The stats that prove Joe Root is less-suited to Australia

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England's Joe Root leaves the field after being dismissed for a seventh-ball duck on the third day in Sydney in the Fourth Test of this Ashes series - REUTERS
England's Joe Root leaves the field after being dismissed for a seventh-ball duck on the third day in Sydney in the Fourth Test of this Ashes series - REUTERS

Even as his team explored new depths, 2021 was the year that Joe Root’s status as one of England’s greatest Test batsmen became undeniable. He defied two constant foes - exceptional bowling and the unfailing mediocrity of his team-mates - to score six Test centuries.

Yet in a sense Root's burgeoning tally of 23 Test hundreds has only amplified the focus upon one country where he is yet to make a century. On one level, this reflects the worst of England’s Ashes obsession: the lingering notion that all other Test cricket is somehow secondary. But if Root did not make these rules, he is well aware of them, declaring that this series would define his captaincy before the first Test. For many, it would also determine how he would be viewed in the pantheon of English Test batsmanship.

Root has been England’s leading run-scorer and most consistent batsman this series: really, there was never any reason to expect anything else. But, after he succumbed for a seventh-ball duck on the third day in Sydney, cutting Scott Boland to second slip, he is now only averaging 36.1 this campaign.

Root is caught by Australia's Steve Smith off the bowling of Scott Boland during day three of the fourth Ashes test - PA
Root is caught by Australia's Steve Smith off the bowling of Scott Boland during day three of the fourth Ashes test - PA

In 13 Tests and 24 innings down under, he now averages 37.4, not converting any of his nine half-centuries into hundreds. To be sure, these remain bountiful riches set against the rest of the England batting line-up. Yet, such are the standards Root sets himself, that these returns invite the question of why his excellence elsewhere has not quite translated as well into Australia.

The simplest reason for Root’s relative struggles down under is what he has encountered. In 2013/14, 2017/18 and now 2021/22, he has been met by venomous and varied fast bowling - an attack that has included a phalanx of high quality right-arm quicks, one of the left-arm Mitchells, Johnson and then Starc, augmented by Nathan Lyon. Batting in Test cricket does not come much harder.

Nathan Lyon of Australia looks on during day three of the Fourth Test Match in this Ashes series. - Getty Images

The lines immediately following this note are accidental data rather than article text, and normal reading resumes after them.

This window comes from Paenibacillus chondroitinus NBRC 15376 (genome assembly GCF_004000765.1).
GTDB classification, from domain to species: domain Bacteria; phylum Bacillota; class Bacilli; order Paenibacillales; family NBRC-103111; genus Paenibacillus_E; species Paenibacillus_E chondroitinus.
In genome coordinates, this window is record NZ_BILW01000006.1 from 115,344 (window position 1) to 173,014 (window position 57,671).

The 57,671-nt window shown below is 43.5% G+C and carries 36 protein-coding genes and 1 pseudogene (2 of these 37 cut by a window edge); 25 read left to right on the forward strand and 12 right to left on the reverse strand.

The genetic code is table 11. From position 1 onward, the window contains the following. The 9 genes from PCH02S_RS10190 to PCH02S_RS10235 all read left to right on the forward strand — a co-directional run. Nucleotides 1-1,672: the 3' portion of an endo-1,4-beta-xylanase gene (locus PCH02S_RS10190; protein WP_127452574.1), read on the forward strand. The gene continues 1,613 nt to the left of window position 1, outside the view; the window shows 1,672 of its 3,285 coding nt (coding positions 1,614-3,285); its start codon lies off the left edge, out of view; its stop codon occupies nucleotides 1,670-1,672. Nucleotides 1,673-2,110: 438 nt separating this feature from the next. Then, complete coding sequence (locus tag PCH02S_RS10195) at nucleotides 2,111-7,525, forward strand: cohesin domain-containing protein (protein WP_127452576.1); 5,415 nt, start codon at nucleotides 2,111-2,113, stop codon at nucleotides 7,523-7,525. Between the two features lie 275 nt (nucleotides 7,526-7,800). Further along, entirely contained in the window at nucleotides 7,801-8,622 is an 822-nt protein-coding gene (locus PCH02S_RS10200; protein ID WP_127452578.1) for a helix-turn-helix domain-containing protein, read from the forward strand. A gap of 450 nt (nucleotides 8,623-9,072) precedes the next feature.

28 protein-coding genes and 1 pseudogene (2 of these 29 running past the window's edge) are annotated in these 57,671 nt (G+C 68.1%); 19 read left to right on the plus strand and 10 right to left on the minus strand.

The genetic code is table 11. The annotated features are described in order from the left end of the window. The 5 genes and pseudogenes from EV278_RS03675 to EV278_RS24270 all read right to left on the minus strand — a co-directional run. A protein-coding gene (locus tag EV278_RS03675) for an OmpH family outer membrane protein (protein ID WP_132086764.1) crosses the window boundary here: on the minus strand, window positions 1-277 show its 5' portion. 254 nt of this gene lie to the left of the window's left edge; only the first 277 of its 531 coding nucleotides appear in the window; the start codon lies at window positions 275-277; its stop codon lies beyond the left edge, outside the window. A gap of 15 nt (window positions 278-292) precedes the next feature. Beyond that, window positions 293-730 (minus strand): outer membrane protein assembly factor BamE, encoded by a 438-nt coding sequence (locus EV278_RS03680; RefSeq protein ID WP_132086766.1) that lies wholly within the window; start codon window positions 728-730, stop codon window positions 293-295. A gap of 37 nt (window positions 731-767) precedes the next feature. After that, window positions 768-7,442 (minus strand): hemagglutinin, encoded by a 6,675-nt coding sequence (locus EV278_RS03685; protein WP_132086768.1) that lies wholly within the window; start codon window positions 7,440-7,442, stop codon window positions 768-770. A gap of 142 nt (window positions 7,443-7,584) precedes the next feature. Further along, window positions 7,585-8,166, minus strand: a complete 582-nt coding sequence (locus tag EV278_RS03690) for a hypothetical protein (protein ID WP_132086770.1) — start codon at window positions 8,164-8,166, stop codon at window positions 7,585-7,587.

Nathan Lyon of Australia looks on during day three of the Fourth Test Match in this Ashes series. - Getty Images

But, even given these challenges, Australian conditions are comparatively ill-suited to Root’s game. Down under, the type of bowling that Root does worse against is more prominent.

As a batsman Root veers between all-time great and merely very good, depending on whether he is facing spin or pace. He averages 66 against spin in Tests, and 44 against pace.

One of Root’s difficulties down under is that pace bowling matters more than normal. But an altogether bigger problem is the type of pace bowling: both taller and quicker than normal in Test cricket. In his Test career, Root averages 60 against deliveries released from shorter than two metres - showing his preference for skiddier bowlers, such as India’s attack - but 35 against pace deliveries released from two metres or higher. He also has a marked preference for bowling of slightly lesser speed. Root averages 49 against pace deliveries up to 85mph, but 37 against balls over 85mph.

His dismissal at Sydney was Root’s struggles down under in excelsis. Root had just played out a maiden from his first six balls; England had not scored for 42 deliveries. Boland bowled just short of a good length, getting the ball to seam away well outside off stump. The delivery posed no threat to the stumps, but one of Root’s hallmarks - one of the reasons that he is so good - is his proactivity at the crease.

On slower wickets in England, the guide through gully that Root attempted would have been a far safer shot. But in Sydney the extra bounce and pace meant that Root's steer only ended up in the hands of Steve Smith at second slip.

In Australia, Root’s penchant for playing at wide deliveries - even before he is set - imbues his innings with danger. England’s top three have heightened this vulnerability by exposing Root to the ball when it is new, and moves most off the seam.

None of Root’s dismissals this series have come from balls that would have hit the stumps; six have come from deliveries that he met well outside off stump, and he could probably have left alone. The edge off Boland was the seventh consecutive time this series that Root has been dismissed caught by the wicketkeeper or slips.

The statistical quirk is borne of Root’s reluctance to leave the ball. In the first 30 overs, while the ball is new, Root has left only 11% of deliveries this series. Australia’s top four have all left twice as many, suggesting that he has failed to match their discipline outside off stump.

England have much bigger problems than Root’s batting in Australia. Yet his failure to quite match his rarefied heights elsewhere has been a modest factor in England’s travails this tour - and, perhaps, a major bar to how Root’s ultimate legacy as a batsman is viewed.

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